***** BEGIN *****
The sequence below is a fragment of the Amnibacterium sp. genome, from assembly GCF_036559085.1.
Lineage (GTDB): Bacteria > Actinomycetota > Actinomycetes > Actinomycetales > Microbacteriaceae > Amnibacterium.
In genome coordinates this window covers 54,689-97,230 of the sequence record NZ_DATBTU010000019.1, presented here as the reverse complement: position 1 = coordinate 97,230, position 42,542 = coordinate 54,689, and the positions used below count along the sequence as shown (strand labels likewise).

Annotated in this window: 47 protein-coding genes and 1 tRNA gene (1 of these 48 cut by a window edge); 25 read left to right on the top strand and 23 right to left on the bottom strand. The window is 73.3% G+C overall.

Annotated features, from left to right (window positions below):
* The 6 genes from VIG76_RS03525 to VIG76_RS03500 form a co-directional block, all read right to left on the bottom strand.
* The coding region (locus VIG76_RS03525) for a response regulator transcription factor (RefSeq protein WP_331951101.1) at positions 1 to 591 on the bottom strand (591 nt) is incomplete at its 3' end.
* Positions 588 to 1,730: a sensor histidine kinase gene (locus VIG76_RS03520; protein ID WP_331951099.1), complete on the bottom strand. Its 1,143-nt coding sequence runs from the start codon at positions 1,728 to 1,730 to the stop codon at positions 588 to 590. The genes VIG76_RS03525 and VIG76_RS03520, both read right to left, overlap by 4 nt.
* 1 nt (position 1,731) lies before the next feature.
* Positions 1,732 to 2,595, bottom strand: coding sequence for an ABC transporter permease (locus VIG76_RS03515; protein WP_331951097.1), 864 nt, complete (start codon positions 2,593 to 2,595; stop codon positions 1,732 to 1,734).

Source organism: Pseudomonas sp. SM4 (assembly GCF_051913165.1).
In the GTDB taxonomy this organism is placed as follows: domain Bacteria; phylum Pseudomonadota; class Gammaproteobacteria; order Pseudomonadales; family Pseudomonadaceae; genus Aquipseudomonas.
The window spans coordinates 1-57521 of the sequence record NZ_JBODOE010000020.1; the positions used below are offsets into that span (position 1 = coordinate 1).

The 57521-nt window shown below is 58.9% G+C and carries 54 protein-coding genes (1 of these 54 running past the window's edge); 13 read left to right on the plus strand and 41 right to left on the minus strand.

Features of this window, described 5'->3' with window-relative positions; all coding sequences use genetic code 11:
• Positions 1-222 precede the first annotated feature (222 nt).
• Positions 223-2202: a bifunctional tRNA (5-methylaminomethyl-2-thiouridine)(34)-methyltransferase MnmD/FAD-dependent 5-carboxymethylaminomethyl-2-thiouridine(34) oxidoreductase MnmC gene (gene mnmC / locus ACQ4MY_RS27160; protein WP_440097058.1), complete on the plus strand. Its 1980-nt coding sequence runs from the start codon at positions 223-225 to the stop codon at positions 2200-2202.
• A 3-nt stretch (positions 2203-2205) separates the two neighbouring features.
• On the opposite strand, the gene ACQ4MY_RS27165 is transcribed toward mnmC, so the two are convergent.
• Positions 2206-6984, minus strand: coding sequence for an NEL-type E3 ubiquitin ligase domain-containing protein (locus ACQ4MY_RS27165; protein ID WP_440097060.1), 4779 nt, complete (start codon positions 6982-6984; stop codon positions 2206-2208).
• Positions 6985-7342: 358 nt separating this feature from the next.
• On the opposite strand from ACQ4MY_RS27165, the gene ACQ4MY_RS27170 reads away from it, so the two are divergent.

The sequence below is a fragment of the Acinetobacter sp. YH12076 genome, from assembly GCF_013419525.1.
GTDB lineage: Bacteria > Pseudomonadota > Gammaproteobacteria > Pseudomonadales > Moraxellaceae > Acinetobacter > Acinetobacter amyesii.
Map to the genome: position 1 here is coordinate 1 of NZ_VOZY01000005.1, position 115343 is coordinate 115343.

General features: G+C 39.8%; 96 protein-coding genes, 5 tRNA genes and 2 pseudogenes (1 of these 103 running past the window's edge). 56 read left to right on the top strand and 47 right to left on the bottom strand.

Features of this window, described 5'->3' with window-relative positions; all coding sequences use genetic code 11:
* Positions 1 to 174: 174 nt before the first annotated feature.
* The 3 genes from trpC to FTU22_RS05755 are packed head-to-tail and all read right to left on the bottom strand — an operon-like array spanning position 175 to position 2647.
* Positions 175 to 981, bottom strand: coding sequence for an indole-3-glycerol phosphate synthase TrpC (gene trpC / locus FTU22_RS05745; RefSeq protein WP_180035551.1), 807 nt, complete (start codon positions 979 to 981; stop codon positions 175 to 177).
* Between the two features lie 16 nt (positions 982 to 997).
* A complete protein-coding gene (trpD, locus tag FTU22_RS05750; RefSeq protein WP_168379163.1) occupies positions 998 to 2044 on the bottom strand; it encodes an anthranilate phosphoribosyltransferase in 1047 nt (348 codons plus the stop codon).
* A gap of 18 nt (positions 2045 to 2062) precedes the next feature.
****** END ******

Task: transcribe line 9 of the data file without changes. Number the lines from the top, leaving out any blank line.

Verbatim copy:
* 1 nt (position 1,731) lies before the next feature.